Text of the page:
In the early days of the 100th Congress, the controlling Democrats handed President Reagan a couple of swift defeats. But with a host of tougher challenges ahead, Congress will have trouble winning decisive victories, despite the Democrats' control of both houses. Aid to the Nicaraguan contras, arms control, the budget deficit, and other potentially divisive issues crowd the congressional docket as the Senate gets back to work today after a 10-day recess. It will be the task of the new Democratic leaders in both houses of Congress to forge a consensus on these matters.
The opportunities and potential pitfalls are heightened by an apparent sense of indirection at the White House.
Because of the seeming drift in the administration, the Democratic Congress could write the political agenda in the final months of the Reagan era. Or, with few White House initiatives to unite them in opposition, Democrats could take to quarreling among themselves, and enter the presidential election season bitterly divided on some pressing political topics.
Earlier this month, Republicans and Democrats readily joined forces to pass the Clean Water Act over President Reagan's veto, and despite White House opposition, both chambers passed transit bills that will go into conference. But these triumphs underscored the political popularity of clean water and transit programs, rather than the skill of Democratic leaders at organizing political opposition.
The issues now before the Senate, and the House of Representatives when it reconvenes next week, will test the ability of Democrats to settle on a consensus.
One major test will be the future of United States funding for the contras. The final $40 million installment of the $100 million in military and nonmilitary aid approved by Congress last year became available to President Reagan on Sunday.
The question for Democrats is whether they should try to bottle up the contra funds just now. President Reagan is expected soon to notify Congress of his intention to release the funds. Under last year's legislation, Congress has 15 days to block the funds by passing a resolution of disapproval.
President Reagan would almost certainly veto such a resolution. It is unlikely that opponents of the contra aid would be able to muster the two-thirds majority in both houses necessary to override the veto.
On the other hand, President Reagan has asked Congress for an additional $105 million in contra aid for the fiscal year 1988, which begins Oct. 1.
The Iran-contra affair has undermined support for the contras on Capitol Hill, reducing the likelihood that Congress will approve any new aid to the Nicaraguan resistance. Many Democrats believe they have a strong chance of defeating the President on next year's aid request, and are counseling aid opponents to hold their fire on the $40 million.
But other Democrats, such as Sen. Christopher J. Dodd of Connecticut, are counting votes to see if there is sufficient support to pass the disapproval resolution.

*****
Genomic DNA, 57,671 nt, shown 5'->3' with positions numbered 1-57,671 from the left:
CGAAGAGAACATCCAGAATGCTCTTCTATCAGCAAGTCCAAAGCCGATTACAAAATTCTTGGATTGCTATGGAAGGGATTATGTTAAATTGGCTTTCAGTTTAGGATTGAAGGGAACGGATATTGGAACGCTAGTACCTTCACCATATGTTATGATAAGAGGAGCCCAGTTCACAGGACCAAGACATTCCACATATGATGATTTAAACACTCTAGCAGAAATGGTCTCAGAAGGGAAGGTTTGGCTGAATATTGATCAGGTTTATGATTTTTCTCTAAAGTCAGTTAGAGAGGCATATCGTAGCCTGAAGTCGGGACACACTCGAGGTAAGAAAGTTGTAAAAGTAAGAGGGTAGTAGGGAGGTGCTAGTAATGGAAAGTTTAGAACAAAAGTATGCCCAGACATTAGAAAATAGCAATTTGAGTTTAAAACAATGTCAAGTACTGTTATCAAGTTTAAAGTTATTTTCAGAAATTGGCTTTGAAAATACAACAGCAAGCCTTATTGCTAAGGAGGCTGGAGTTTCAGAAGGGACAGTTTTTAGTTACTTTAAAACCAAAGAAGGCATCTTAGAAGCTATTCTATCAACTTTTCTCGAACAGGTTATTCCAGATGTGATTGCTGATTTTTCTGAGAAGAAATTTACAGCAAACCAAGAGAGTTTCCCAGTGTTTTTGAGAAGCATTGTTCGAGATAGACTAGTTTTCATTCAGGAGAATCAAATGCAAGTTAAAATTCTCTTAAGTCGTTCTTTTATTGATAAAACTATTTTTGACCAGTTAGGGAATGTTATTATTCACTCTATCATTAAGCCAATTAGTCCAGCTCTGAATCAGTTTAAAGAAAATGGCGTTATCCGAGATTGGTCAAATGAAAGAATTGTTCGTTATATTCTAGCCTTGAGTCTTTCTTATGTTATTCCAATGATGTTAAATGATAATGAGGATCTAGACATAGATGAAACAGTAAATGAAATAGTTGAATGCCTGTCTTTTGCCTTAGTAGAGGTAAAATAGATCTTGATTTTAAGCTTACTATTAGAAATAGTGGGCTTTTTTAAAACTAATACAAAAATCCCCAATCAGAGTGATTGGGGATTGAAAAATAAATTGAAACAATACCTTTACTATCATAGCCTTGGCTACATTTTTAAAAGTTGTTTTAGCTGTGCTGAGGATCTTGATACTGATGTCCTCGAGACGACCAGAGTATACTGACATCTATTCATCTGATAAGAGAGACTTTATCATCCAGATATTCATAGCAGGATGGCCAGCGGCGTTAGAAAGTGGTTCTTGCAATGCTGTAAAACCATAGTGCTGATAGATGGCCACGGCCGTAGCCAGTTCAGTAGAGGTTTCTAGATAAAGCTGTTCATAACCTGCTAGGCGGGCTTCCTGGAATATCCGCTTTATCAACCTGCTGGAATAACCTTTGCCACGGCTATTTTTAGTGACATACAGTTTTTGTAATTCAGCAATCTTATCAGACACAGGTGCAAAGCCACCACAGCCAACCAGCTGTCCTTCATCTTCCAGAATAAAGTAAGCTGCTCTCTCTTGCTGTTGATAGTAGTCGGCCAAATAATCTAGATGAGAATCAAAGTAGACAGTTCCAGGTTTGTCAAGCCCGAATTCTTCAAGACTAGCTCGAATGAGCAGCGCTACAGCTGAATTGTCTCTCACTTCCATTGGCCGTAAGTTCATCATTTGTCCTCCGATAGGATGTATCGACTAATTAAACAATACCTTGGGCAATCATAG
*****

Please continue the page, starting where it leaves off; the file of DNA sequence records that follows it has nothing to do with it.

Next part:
If there is, staff members say, the Democrats are likely to seek a vote on the resolution to demonstrate their political muscle, even though President Reagan would ultimately prevail on a veto.
Democrats are also being tested on arms control issues. Arms control advocates have been mobilized by a recent spate of White House actions. These include administration decisions to exceed arms limits established by the SALT II treaty, to continue nuclear testing at the Nevada test site, to consider a looser interpretation of the 1972 Anti-Ballistic Missile Treaty, and to speed up the timetable for deployment of elements of the Strategic Defense Initiative.
But Democrats have not had an easy time translating their political energy into legislative action. The Democrats' first arms control salvo was to take the form of Senate approval of two nuclear testing treaties, signed in the mid-'70s, limiting the size of nuclear explosions.
But President Reagan's request for a second vote on a tougher verification agreement to go with the treaties put the Democrats in a quandary. They wanted to approve the never-ratified treaties expeditiously, but they did not want to seem soft on arms control. So now the treaties are bottled up in the Senate Foreign Relations Committee, while chairman Claiborne Pell (D) of Rhode Island tries to negotiate a compromise with White House officials.
In other arms control areas, activity continues. Republican and Democratic senators have called for legislation to force compliance with SALT II limits, while Democrats in the House have introduced legislation aimed at halting all nuclear tests.
But other Democrats sense that a congressionally mandated test ban was last year's opportunity. The Soviet Union has stated that, in view of the US nuclear test Feb. 3, it will end its 18-month moratorium on testing.
The limits of Democratic political skills may be tested during this year's deliberations on the federal budget deficit. Reducing the deficit some $60 billion to reach the Gramm-Rudman balanced budget act's mandated target for fiscal 1988 will be a herculean task. President Reagan seems unlikely to budge from his opposition to tax increases to plug the deficit. So Democratic leaders say it is likely that the Gramm-Rudman targets will be changed or ignored.
There are bright spots for the Democrats, however. Both House Speaker Jim Wright of Texas and Senate Majority Leader Robert C. Byrd of West Virginia are emphasizing a similar agenda, focusing on education, farm, trade and ``competitiveness'' concerns, and welfare reform. Republicans and Democrats are cooperating on the early stages of the trade bill and aspects of welfare reform.